Law enforcement in Gainesville, Georgia reports that a confrontation at a DUI checkpoint recently resulted in a man killed, another individual arrested, and three law enforcement officers injured. The accident appears to have occurred when law enforcement officers were working a DUI checkpoint on Interstate 985 and a sports utility vehicle made an improper u-turn. Law enforcement chased the sports utility vehicle until the automobile crashed into a law enforcement vehicle.
Subsequently, the sports utility vehicle’s driver and passenger fled from authorities. Two law enforcement officers proceeded to pursue the suspects on a foot chase that lasted for nearly a mile. Eventually, law enforcement fatally shot one of the sports utility vehicle’s passengers. The other individual was taken into custody by law enforcement. The three injured law enforcement officers were subsequently taken to a nearby medical facility with non-life threatening injuries.
All motorists in Georgia should understand some of the key elements about DUI checkpoints are conducted.
Where Georgia DUI Checkpoints Occur
Sobriety checkpoints, which are sometimes referred to as “mobile checkpoints” or “roadblocks” are stops that are not triggered by any specific or individual suspicions. The locations that are used for checkpoints are temporary and random. During a sobriety checkpoint in Georgia, motorists are temporarily detained and interviewed.
Drivers who are determined to be suspicious during these checkpoints are then subject to sobriety tests. These checkpoints are designed to keep control over drunk drivers and increase the safety of the road.
The Role of Probable Cause
The Constitution of Georgia requires that a law enforcement officer has probable cause in order to perform a traffic stop. The Supreme Court of the United States, however, has ruled that the dangers introduced by drunk driving significantly outweighs the degree of intrusion presented by sobriety checkpoints.
The Supreme Court has also ruled that sobriety checkpoints are a valid exception to the search and seizure provisions of the U.S. Constitution.
Requirements of Georgia Law Enforcement
Georgia law requires law enforcement to follow some specific guidelines while performing roadside sobriety checkpoints.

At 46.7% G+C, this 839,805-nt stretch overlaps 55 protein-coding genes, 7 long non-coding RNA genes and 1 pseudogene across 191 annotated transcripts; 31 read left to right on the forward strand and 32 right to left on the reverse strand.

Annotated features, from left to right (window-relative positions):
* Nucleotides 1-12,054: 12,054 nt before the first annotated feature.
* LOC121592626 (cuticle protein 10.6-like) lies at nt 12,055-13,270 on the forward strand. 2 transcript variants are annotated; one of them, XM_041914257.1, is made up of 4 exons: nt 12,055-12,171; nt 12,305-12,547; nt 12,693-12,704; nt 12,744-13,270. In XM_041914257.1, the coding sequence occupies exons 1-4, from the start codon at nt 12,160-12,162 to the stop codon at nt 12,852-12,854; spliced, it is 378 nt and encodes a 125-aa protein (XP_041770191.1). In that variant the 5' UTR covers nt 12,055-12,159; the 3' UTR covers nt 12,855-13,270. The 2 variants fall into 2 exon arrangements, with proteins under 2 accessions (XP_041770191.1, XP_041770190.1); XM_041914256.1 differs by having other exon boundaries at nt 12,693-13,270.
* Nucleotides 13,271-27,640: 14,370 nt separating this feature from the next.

Checkpoints also must be part of an ongoing attempt to enforce drunk driving regulations. Motorists must also be warned that they are approaching a sobriety checkpoint. Law enforcement must also select a checkpoint with the best interest of the public safety in mind.
Advice for Motorists Traveling Through a Security Checkpoint
There are some basic pieces of information that individuals should remember when proceeding through a checkpoint, which include the following:
- Deny a Vehicle Search: Although law enforcement does not require probable cause to stop an individual at a DUI checkpoint, law enforcement still requires a warrant, probable cause, or an individual’s permission in order to search a vehicle.
- Maintain Composure: Losing one’s emotions will only make a situation much worse. By remaining calm and polite to law enforcement, individuals can make sure that encounter a security checkpoint can proceed more smoothly.
- Refuse a Sobriety Test: If law enforcement decides to perform an investigation, law enforcement might ask an individual to perform some physical tests. Individuals do not have to submit to sobriety tests, and are able to refuse these tests without risk of penalty.
If law enforcement decides to arrest an individual at a sobriety checkpoint, it is a wise idea to contact an attorney as soon as possible. An Atlanta DUI lawyer like the legal counsel at Yeargan & Kert is able to examine the facts of your case and will fight tirelessly to make sure that your case resolves in a positive manner.